You rarely come across someone who dislikes pizza. Pizza, it seems, is almost universally appealing.
It wasn’t until last year that I realized how enjoyable the act of making pizza could be. And not only that, I discovered that it can be an exciting new canvas for creative meals, especially for those of us who must accommodate very different food preferences.
My boyfriend Max and I both love food. We love cooking together, we love to try new cuisines and we love eating. Unfortunately, the sad truth is that we are both pretty picky, and we each have a major food restriction. While he will not eat seafood, I will not eat red meat or pork. When it comes to protein, our common ground is limited to chicken and turkey. This makes variety and creativity in cooking a bit more of a challenge for us.
That’s where the pizza making comes in. Pizza turns out to be an excellent platform for differences in taste. The base – fresh dough and melted cheese – is hard not to like! So what a perfect place to start adding variety, without having to agree on what that variety entails.
I was a little overwhelmed when I first began looking for pizza dough recipes and tips. There seemed to be a million variations. Worst of all, recipes called for specialized equipment like a dough hook and a pizza stone. I certainly didn’t have anything that high-tech! Still, I decided to pull elements from different recipes, buckle down and attempt a simple version of pizza.
I learned that while a dough hook might speed up the process and a pizza stone might add crunch, neither were absolutely necessary.
Once I constructed the dough, I left it to rise for about an hour. How exciting to return and find dough that had doubled in size! Especially for the anxious cook – it shows you that you have done something right.
When the dough was ready to use, Max and I each made our own little pizza pie. We each had the perfect canvas to adorn as we wished – adding anything and everything that we wanted on top. (The original result was excessive cheese, in my case). My first mini-pizza was caprese style – with some fresh and shredded mozzarella cheese, tomatoes and a bit of basil. Max opted for a heavier version – with sausage, pepperoni, mozzarella and ricotta cheese.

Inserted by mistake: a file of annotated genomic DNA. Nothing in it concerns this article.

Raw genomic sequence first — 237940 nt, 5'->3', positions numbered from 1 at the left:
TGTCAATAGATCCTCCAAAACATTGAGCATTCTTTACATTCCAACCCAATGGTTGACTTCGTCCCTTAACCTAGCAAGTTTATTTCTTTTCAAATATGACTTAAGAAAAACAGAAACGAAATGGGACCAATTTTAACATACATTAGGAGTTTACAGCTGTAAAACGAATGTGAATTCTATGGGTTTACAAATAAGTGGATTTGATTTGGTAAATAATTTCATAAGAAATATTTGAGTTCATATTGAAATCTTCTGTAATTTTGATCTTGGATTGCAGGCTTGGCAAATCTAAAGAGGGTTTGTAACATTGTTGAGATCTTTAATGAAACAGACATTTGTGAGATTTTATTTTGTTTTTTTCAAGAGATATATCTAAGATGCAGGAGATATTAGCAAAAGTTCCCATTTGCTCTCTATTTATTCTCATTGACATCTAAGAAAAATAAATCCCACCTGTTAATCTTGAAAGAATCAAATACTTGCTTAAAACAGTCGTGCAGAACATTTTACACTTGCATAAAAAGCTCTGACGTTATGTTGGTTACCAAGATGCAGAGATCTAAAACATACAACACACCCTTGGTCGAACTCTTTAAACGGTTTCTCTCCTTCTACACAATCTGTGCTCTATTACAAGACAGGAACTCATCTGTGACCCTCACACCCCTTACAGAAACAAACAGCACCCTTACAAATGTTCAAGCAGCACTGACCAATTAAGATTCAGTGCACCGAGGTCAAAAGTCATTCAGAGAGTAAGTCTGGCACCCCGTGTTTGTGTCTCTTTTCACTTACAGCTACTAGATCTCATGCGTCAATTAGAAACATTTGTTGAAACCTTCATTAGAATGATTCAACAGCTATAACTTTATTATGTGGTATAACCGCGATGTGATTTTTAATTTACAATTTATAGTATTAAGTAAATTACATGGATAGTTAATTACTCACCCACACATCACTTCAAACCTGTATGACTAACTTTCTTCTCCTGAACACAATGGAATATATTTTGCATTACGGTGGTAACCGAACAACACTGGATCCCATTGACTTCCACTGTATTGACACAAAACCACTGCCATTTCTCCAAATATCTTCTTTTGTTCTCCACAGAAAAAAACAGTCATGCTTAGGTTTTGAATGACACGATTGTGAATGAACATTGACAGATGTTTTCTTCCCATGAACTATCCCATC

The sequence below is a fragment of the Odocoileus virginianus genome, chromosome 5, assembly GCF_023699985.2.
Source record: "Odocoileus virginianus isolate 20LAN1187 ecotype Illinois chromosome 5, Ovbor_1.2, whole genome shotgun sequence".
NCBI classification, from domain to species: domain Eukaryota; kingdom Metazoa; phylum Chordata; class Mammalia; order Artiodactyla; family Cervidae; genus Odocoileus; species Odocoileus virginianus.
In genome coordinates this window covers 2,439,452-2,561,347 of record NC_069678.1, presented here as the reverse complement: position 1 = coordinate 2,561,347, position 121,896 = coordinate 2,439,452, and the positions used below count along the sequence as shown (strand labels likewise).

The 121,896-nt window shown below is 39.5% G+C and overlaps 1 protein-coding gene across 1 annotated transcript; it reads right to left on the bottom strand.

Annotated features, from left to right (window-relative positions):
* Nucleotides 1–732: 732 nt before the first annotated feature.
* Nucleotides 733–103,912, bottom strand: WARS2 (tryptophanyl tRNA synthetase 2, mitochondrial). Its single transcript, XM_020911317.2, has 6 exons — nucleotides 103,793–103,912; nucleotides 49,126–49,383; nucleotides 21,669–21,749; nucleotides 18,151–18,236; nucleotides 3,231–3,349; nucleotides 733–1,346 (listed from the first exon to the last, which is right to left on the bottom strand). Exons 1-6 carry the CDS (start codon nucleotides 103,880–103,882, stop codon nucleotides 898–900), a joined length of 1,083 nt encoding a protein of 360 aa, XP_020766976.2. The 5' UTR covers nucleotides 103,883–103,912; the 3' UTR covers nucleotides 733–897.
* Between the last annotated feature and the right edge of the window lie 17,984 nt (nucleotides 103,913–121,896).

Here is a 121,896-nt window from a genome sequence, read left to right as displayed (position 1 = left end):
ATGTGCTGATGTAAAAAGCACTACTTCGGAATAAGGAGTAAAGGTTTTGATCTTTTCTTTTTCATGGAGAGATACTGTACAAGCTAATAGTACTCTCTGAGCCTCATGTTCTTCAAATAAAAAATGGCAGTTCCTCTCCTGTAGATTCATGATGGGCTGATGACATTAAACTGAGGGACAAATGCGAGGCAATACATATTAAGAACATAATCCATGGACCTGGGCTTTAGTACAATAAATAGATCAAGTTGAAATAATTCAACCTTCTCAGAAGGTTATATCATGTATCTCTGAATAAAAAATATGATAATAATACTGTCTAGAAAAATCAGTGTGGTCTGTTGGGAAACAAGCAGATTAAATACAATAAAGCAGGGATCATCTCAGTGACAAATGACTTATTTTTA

Not only was the pizza delicious, but we also had a lot of fun crafting our own. It would be a great activity to use with children – once the base is complete, the toppings are a piece of cake pizza! Best of all, the customization options are endless. Sauce? No sauce? Meat? Veggies? Extra cheese? On the lighter side? Thin crust? Thick crust? All of these are easy to accommodate… So many possibilities!
Below is a rendition of pizza dough that Max and I have grown to love. But if you’ve taken anything away, I hope you’ll feel comfortable embracing experimentation in the art of pizza making!
Homemade Pizza Recipe
(adapted from recipes on Simply Recipes, Allrecipes, and Epicurious)*
- 1 packet dry active yeast (2 ¼ teaspoons)
- 1 ½ cups warm water
- 1 teaspoon sugar (or brown sugar)
- 2 teaspoons salt
- 2 tablespoons olive oil
- 3 ½ cups flour (bread flour is often recommended, but all-purpose works as well!)
1. Dissolve the packet of yeast in a bowl of warm water. Let it rest for about 10 minutes (you should see little bubbles/foam in the bowl).
2. Stir the sugar, oil, and salt into the yeast and water mixture.
3. Stir in most of the flour (if the dough remains sticky, then you can just go ahead and add all the flour at this time).
4. Once the mixture starts to come together, you can use your hands to continue kneading. Add the remaining flour to the dough and knead until it is no longer sticky. Bring the dough together into a ball.
5. Lightly oil a medium-large bowl, place the dough inside, and cover with a cloth. Let it rise for at least an hour (you want it to basically double in size). It helps if the dough is left in a warm place.
6. Pre-heat the oven to 450 degrees. A hot oven really helps!
7. Deflate the dough, and divide it into two smaller balls. Let it rest again for about 10 minutes.
8. Flatten, stretch, or roll the dough until it is thin enough for your liking. You can split the dough further into smaller pieces if you want to make multiple mini-pizzas.
9. Prepare the toppings you want and add them to the pizza! You might put a thin layer of olive oil on the dough before you add the toppings. **If you don’t have a pizza stone, it helps to do this part of the process on a baking sheet that is dusted with cornmeal. Otherwise, the pizza could stick to the surface and the dough could get misshapen as you try to transfer it.
10. Bake the pizza in the hot oven for about 15 minutes (the perfect length of time depends on the thickness of your crust)!
*Primarily from two recipes: Elise’s “Homemade Pizza” and “Jay’s Signature Pizza Crust”